High price technologies – cost of websites for Russian state departments
On the Internet, it is easy to find the official website of almost any state department, as well as a number of government portals, systems, etc. Although they have appeared not so long ago, the price for them has already soared. The question is how much do the information technologies under the national flag cost?
Building a website of our own
State entities began to acquire their own websites as early as in the 2000s. The most active growth of their Internet activity occurred in the years of Dmitry Medvedev’s presidency. During that time, almost every department created its own web-resource, from federal ministries to the city administration of municipalities. Once unaccustomed to computer technology officials now do not spare neither trouble nor expense on all sorts of websites and portals.
In this situation, the capital of our homeland serves as a true model for the rest of the country. In Moscow, even websites are created on a whole different scale. For instance, let us look at the Moscow Investment Portal. This website is a decent one, though average-looking at best from the perspective of both functionality and design. Elaborate system of headings, several image rotator widgets, and news infographics, which is a growing trend today – those are practically all the advantages it has. There is also a promising link that leads to "Online Services," most of which are in fact nothing more than feedback forms. A similar functionality can be found at any major culinary website. The cost may well be the only thing at which the Moscow Investment Portal surpasses its competitors. To demonstrate the investment climate in all its glory, the city administration has spent 226.5 million rubles. By the way, it is worth mentioning that the investment portal of the Astrakhan region, which in many respects is quite similar to that of Moscow, cost the regional budget only 3 million rubles.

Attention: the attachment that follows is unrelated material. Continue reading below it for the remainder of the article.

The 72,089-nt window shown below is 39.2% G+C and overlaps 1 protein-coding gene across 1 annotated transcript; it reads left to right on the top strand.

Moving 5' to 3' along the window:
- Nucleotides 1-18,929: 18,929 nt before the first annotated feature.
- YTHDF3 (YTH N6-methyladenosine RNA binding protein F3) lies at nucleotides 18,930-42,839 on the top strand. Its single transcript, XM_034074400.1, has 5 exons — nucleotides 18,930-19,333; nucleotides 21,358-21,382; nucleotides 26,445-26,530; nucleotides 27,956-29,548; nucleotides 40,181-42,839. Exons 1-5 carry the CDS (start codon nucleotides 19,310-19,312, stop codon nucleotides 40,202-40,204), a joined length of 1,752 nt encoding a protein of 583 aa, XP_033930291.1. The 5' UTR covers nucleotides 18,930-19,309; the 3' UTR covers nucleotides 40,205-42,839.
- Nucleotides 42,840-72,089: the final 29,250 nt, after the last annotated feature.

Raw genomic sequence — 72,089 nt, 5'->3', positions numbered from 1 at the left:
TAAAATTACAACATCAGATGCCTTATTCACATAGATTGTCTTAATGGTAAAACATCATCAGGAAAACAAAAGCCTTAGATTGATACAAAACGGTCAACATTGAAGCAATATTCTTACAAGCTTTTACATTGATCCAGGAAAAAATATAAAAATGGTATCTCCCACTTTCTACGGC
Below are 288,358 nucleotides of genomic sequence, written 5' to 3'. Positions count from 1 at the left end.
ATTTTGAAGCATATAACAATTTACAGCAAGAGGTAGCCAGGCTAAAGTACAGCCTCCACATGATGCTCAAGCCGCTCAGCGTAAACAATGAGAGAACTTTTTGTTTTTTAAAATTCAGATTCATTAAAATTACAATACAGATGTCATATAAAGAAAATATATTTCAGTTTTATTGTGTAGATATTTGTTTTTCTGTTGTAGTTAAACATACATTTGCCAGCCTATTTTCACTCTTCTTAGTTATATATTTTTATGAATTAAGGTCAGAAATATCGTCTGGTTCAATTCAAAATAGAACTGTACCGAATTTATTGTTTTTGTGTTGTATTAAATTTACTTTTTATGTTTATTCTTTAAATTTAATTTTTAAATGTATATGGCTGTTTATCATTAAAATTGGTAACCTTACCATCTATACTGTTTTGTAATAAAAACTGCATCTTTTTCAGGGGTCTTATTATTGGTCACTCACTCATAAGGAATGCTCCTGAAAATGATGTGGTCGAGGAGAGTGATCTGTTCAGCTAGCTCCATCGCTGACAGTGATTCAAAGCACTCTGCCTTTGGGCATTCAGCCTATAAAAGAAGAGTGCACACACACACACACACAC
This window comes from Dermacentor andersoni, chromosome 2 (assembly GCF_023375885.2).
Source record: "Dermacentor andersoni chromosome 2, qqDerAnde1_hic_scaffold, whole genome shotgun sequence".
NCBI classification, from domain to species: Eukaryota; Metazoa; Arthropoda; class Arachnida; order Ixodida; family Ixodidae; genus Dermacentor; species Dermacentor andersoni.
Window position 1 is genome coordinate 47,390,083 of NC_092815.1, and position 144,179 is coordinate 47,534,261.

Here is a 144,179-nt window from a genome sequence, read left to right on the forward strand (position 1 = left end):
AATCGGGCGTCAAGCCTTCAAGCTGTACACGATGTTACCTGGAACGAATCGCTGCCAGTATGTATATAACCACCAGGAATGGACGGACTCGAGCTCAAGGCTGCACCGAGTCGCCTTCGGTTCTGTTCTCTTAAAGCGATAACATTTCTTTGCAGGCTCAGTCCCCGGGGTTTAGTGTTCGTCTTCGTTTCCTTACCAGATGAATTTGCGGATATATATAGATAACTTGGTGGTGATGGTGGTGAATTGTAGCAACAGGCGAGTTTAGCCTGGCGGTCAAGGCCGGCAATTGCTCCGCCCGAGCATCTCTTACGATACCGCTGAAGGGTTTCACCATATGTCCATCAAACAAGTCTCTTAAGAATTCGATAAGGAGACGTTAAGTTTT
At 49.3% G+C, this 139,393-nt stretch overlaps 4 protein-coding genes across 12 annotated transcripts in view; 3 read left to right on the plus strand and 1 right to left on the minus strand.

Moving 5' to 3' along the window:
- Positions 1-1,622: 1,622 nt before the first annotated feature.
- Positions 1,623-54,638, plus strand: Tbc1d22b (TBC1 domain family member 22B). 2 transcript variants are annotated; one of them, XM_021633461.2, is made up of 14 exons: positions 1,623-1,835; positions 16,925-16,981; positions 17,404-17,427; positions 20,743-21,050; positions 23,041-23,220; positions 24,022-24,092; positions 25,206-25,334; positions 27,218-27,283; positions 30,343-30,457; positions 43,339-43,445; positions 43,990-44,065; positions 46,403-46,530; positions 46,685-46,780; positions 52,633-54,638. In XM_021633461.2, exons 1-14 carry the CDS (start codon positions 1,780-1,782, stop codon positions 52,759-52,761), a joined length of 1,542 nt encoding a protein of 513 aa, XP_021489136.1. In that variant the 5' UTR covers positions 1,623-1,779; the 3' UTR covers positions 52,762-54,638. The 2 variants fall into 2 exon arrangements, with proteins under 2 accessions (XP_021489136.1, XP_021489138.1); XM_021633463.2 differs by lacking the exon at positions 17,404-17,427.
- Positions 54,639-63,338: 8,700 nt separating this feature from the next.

The project of the investment portal originated in 2009, definitely not the most prosperous year for the Russian economy. However, it was made clear from the start that the government did not intend to pinch pennies. The officials, who were accustomed to real estate development, divided the production process into three stages. The total cost was growing like snowball with each new stage. On November 2, 2009, the Moscow Information Technology Department announced an open competition for the works of the first stage. The initial maximum contract price was 11 million rubles. The second phase of the work was carried out under the state contract № GK 6401/10-877 EM of December 16, 2010. According to the annex to the Decree of the Moscow Government dated August 24, 2010 № 740-PP, its cost was 35 million rubles. By the way, the issue of releasing the portal in the Internet was not even discussed at that time.
It is unlikely that someone will be able to understand what the first two stages stood for, since the city administration did not actually concern itself with creating a website in the usual sense (i.e. when a user expects a web-resource to appear on the Internet). This issue was delayed until the so-called third stage. But the state machine kept on burning money for nothing, with the starting price of the new tender estimated at 35 million rubles. After nearly two years of spending millions on a still non-existent website, the mayor’s office decided to accelerate the process. As a result, the Moscow Information Technology Department gave only 50 days for the development of the investment portal (according to the tender documentation). Moreover, the minimum execution period was 20 days. Hardly anyone was willing to work in such conditions, in fact, only one company agreed. The tender was declared void, but the contract was still concluded with this sole participant of the failed competition. This lucky company was the State Research and Production Enterprise Granit-Center, created some time ago by the Government of Moscow. However, Granit-Center did not actually have any programmers that could work day and night, and so those 50 days lasted more than two years. The Moscow Investment Portal appeared on the Internet only on March 5, 2014. Our attentive readers have already counted that only 81 million was spent for the development of the resource, whereas a total of 226 million rubles had been allocated. That is correct, but who said that once the site has been open, it is impossible to spend some more funds on its existence?